- Identifying possible trafficking victims in a clinical setting by warning signs and knowledge of key questions to ask during patient visits
- Use screenings tools and knowledge to appropriately report victims of trafficking
- Relate available resources for victims of human trafficking
What is Human Trafficking?
Human trafficking is a global issue that affects every country around the world and all ages, races, genders, and cultures. Human trafficking is not a new issue. It has been occurring and will continue to occur unless it is spotlighted by increased education and identification of the victims. Human trafficking is about profit. After drug dealing, human trafficking is tied with illegal arms trade as the second largest criminal enterprise in the world. Because human trafficking has been largely a hidden crime, the public has never been aroused to fight it; a lack of identification with the vicas impeded moves to intervention and to make governmental resources available to them. Healthcare providers, with the proper tools and training, can act as a critical resource in identifying and implementing escape from the victims’ abusers.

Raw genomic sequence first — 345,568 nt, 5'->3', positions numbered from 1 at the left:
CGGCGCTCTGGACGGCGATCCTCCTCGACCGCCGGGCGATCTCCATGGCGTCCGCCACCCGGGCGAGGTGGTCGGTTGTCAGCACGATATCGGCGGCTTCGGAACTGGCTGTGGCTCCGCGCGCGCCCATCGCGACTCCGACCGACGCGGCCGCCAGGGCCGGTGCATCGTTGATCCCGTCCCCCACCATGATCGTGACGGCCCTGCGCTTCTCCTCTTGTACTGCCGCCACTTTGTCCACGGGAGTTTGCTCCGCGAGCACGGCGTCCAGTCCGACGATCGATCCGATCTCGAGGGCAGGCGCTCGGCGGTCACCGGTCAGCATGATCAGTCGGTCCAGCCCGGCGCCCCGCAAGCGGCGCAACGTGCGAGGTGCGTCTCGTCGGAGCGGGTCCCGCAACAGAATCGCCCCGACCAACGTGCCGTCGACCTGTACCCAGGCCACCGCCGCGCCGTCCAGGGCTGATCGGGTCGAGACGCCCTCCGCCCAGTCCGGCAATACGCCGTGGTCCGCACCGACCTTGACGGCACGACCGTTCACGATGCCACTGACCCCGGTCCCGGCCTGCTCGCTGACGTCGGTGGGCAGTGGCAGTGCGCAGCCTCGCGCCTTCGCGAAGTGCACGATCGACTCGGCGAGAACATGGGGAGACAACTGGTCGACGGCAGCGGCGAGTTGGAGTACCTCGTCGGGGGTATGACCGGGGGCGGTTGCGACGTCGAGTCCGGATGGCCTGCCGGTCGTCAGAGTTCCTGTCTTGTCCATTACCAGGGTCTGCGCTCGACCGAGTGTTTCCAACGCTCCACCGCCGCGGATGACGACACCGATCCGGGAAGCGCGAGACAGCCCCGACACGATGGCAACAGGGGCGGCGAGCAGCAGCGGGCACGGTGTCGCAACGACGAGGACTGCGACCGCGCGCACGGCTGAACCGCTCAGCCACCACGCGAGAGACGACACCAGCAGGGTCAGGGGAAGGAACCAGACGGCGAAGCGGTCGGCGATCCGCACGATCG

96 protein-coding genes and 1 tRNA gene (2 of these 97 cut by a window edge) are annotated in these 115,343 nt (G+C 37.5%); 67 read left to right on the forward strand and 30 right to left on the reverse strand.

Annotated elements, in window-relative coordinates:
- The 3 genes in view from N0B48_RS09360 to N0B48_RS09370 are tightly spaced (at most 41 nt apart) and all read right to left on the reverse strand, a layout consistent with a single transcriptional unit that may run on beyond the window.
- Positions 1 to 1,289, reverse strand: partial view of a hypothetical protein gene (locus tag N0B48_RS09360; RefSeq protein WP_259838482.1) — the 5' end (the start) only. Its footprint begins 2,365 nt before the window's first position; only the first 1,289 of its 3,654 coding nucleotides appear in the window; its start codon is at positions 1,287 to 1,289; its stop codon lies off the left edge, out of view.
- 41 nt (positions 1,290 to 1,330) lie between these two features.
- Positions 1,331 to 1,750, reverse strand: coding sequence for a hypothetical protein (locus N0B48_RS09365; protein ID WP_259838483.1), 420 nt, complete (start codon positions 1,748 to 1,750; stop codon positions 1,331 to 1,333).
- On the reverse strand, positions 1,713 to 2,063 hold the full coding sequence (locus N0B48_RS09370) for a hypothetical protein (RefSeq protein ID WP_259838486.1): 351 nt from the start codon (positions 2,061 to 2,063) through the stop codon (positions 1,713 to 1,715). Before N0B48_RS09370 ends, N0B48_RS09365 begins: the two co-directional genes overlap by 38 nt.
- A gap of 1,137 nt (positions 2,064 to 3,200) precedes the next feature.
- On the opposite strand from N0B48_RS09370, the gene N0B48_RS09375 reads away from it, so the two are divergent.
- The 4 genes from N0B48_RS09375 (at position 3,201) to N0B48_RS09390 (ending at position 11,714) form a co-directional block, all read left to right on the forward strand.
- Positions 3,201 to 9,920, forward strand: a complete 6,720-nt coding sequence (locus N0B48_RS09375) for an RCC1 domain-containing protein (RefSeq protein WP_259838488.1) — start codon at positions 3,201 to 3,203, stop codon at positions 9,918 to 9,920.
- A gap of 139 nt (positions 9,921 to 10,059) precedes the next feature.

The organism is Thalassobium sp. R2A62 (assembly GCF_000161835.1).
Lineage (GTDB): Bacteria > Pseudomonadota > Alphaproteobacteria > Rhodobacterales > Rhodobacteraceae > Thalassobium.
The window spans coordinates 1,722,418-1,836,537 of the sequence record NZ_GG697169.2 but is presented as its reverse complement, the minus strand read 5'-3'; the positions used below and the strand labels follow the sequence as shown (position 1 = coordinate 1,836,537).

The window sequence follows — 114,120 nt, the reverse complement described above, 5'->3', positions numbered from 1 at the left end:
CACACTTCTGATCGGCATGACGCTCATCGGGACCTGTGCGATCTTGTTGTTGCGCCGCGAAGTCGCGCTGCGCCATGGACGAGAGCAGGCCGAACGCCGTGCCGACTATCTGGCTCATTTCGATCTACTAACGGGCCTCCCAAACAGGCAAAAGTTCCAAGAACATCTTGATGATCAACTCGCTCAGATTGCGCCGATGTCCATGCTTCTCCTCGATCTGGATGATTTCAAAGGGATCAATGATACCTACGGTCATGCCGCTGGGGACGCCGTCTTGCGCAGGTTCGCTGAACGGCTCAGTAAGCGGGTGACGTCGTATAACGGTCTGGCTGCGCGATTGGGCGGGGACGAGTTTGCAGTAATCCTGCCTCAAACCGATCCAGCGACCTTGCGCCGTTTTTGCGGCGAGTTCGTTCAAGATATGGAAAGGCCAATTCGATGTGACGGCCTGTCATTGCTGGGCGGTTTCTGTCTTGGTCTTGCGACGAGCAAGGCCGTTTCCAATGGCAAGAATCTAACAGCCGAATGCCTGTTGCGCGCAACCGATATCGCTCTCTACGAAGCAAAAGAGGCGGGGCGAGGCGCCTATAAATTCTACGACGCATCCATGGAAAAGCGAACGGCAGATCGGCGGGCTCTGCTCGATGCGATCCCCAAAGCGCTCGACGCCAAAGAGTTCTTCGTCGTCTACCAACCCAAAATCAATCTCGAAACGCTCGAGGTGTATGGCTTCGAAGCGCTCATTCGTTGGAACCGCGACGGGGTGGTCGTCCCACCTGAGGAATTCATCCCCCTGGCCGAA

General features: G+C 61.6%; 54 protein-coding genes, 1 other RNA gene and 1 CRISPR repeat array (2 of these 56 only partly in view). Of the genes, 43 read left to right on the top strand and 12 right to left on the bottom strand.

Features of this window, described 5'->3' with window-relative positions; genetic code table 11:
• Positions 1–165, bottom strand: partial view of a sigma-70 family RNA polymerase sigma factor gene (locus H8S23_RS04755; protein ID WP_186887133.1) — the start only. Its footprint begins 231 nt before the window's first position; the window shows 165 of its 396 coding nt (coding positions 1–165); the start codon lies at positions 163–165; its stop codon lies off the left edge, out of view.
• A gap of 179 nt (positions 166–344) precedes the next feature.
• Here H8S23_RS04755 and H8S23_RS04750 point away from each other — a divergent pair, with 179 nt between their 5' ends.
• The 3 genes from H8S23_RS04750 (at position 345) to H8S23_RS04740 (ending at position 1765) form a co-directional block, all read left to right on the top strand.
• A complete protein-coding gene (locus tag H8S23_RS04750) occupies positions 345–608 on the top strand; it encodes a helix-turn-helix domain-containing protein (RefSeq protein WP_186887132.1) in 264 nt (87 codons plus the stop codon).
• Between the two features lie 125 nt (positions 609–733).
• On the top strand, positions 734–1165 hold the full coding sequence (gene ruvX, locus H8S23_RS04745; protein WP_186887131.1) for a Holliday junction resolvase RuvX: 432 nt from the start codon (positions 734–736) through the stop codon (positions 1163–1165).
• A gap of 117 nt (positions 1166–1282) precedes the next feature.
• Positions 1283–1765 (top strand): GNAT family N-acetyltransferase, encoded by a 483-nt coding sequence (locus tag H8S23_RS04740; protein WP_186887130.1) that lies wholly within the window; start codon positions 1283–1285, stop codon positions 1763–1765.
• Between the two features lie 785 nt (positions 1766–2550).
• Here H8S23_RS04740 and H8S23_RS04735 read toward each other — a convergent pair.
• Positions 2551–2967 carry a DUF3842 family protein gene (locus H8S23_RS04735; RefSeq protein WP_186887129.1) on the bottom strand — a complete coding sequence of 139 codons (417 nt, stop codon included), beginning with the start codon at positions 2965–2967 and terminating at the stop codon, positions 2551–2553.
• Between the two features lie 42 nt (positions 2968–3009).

Human trafficking is a crime involving the exploitation of someone for the purposes of compelled labor or a commercial sex act through the use of force, fraud, or coercion. Human trafficking has no boundaries and affects individuals across the world and across gender, age, ethnicity and socio-economic backgrounds.
Types of Human Trafficking